• Greasyrider on May 7, 2012 at 4:53 am

        Err…got chased by a pack of wolves? What would you have done if you’d been bivvying?

  2. Vance on April 30, 2012 at 5:38 pm

    I just realized that I misquoted the climb on the TD.  In the video, I said 20,000+ feet of climb, when it is over 220,000 feet of climb.  Sorry about that.

  3. Dutton Cycles on April 27, 2012 at 3:22 pm

    We’ve heard a lot about the divide race and it’s nice to see it spoken about from the rider’s perspective.  We need something like that here in Australia.

    • chrisd on May 8, 2012 at 9:06 am

      how about a Burke and Wills tour? yikes

  4. Eric on April 27, 2012 at 2:40 pm

    I think the spiritual part of this journey would be the best part for me.  Having all that alone time would be a good way to do some thinking.

    • Vance on April 30, 2012 at 5:33 pm

      Eric, yea, that is what I thought too.  Unless one has done something like the TD, one doesn’t know what being alone is.  Being deep in the back country with no one else and no sign of civilization other than the road you are on is challenging.  It does sound romantic, but one needs to learn how to appreciate this.  

  5. Jeremy on April 27, 2012 at 2:37 pm

    I have a questoin for Vance.  What happens if you’re out on the divide and something happens to you or your bike which prevents you from moving on.  How do you communicate with the organizers and is there a way for them to come find you if you can’t move foreward?  How does this work?  Do they track you by gps?  Interested in this part of things.

    • Vance on April 30, 2012 at 5:28 pm

      Jeremy, you fix it or walk to somewhere that can fix it.  If you chose to get in a motor vehicle, then you can move backwards on the route to a place to fix it, just not forwards.  

  6. Mclgreenville on April 27, 2012 at 1:37 pm

    Love that movie

    • Reveal The Path on April 27, 2012 at 5:17 pm

      Thanks! Hoping you’ll like the new one as well. revealthepath.com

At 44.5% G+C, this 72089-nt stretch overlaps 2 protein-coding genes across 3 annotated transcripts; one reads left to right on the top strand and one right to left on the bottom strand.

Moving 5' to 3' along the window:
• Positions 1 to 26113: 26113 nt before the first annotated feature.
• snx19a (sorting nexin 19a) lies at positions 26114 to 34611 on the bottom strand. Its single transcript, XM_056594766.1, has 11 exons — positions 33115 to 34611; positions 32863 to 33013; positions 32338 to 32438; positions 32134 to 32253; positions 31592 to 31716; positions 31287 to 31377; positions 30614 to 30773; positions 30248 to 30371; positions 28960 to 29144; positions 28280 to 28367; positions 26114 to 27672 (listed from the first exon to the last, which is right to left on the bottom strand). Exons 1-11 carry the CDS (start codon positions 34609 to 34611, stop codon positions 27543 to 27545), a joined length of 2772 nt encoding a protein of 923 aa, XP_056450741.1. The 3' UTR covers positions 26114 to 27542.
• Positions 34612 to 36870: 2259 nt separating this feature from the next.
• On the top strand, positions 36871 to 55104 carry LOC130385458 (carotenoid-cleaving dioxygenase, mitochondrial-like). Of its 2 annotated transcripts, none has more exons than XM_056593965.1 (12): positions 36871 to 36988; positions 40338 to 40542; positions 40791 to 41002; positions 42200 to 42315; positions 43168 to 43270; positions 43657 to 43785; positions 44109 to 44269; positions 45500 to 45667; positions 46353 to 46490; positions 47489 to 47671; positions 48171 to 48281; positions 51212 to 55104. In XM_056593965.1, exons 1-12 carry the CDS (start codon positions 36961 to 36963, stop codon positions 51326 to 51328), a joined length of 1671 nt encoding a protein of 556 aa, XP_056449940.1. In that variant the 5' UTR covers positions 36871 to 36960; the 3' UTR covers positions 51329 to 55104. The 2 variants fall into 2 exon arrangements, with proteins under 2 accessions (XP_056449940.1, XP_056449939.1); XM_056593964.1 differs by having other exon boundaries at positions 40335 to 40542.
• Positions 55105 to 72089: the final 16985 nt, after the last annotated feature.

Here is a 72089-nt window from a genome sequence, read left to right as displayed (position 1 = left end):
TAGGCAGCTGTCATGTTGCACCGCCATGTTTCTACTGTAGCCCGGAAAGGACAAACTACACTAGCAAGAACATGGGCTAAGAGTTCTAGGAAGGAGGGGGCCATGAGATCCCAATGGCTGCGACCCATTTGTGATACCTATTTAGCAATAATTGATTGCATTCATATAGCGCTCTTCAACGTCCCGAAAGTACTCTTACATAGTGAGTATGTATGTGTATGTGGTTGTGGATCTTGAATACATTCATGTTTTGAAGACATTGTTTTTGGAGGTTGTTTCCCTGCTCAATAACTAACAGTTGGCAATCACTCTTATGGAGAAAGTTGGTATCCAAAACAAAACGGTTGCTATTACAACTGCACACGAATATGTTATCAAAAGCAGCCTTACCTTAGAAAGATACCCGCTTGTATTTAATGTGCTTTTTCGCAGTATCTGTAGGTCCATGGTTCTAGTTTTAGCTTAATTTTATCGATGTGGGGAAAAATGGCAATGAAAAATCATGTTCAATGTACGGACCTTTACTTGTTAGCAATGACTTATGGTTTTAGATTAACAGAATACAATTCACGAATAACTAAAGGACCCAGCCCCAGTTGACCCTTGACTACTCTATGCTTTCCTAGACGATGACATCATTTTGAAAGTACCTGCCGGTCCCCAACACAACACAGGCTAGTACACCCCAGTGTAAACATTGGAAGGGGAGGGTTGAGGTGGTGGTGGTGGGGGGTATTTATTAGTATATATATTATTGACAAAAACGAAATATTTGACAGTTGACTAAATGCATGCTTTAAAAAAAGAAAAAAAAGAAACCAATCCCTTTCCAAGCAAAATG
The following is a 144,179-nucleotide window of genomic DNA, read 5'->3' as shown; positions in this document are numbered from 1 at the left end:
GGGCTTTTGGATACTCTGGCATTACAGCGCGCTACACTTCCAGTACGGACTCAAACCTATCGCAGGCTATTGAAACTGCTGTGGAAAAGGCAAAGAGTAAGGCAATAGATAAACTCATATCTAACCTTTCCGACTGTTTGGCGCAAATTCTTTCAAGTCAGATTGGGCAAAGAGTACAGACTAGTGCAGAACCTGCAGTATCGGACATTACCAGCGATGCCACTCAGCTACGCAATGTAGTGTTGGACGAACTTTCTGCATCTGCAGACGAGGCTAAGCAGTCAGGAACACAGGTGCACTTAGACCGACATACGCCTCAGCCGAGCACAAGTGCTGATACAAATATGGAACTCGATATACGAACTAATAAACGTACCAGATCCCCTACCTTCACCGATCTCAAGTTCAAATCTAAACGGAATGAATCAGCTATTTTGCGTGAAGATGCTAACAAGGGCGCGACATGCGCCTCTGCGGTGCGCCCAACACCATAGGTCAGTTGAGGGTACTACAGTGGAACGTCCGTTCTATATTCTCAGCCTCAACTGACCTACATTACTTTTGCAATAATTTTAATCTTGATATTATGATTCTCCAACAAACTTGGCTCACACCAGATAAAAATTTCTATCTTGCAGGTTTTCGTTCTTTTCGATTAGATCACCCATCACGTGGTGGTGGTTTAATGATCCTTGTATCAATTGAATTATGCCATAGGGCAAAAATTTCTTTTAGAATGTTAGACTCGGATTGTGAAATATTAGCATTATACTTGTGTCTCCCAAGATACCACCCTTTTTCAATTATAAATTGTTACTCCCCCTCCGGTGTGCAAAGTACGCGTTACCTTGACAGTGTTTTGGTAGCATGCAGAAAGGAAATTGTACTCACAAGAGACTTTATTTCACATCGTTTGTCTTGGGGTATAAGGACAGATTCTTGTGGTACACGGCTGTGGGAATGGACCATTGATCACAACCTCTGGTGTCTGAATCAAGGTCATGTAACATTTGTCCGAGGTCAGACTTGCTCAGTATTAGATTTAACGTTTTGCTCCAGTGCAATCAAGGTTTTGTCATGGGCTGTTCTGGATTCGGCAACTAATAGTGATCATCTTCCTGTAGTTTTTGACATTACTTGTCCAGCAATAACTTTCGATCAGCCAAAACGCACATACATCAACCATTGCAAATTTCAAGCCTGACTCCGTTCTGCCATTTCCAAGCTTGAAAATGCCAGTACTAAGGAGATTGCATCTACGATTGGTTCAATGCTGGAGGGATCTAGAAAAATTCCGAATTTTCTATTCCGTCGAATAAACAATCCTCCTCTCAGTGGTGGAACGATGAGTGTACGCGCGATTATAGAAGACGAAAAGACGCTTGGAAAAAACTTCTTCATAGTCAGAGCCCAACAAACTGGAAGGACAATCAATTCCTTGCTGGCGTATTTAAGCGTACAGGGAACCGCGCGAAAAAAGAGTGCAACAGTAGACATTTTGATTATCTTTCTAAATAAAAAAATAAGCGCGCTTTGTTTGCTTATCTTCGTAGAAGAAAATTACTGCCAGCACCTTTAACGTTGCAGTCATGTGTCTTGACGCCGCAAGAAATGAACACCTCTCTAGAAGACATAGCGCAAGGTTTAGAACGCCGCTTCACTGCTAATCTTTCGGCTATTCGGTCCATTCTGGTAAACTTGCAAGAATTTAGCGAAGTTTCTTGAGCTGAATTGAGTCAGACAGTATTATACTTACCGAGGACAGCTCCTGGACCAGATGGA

7. Ben B on April 27, 2012 at 10:36 am

    I watched the ride the divide movie a few months ago and found it very inspiring.  It’s nice to see a first hand perspective from someone like Vance and get his honest opinions.  I’m not sure that I’ll ever take part in it, but it sure is great to watch and learn more about.

    • Reveal The Path on April 27, 2012 at 5:19 pm

      Right on Ben. Glad you enjoyed the film! Vance does have a great perspective of the adventure.

  8. Mike Neifert on April 27, 2012 at 9:30 am

    Did you know they did a movie about this race? 

    • Darryl is Loving the Bike on April 27, 2012 at 9:33 am

      I sure do, Mike.  We actually did a review of it a while back and gave away a few copies: https://lovingthebike.com/reviews/bikeschool-ride-the-divide-movie-review

      • Mike Neifert on April 27, 2012 at 10:14 am

        Bummer. I missed that giveaway. I haven’t had a chance to watch it yet.

        • Reveal The Path on April 27, 2012 at 5:20 pm

          Maybe Darryl will do something similar with the new film revealthepath.com

  9. Roger on April 27, 2012 at 9:29 am

    I have been tossing around the idea of doing the divide for a couple years now.  Hearing you say that a person doesn’t have to commit to the full race was the advice I was looking for.  Starting off with a piece of it helps me get my head around it and that is my plan for next year.

    • Darryl is Loving the Bike on April 27, 2012 at 9:34 am

      Hi Roger, it’s great to hear that this helped give you the nudge.  If you have any other questions for Vance just let me know and I can pass them along.  Keep us updated on your Ride Divide plans.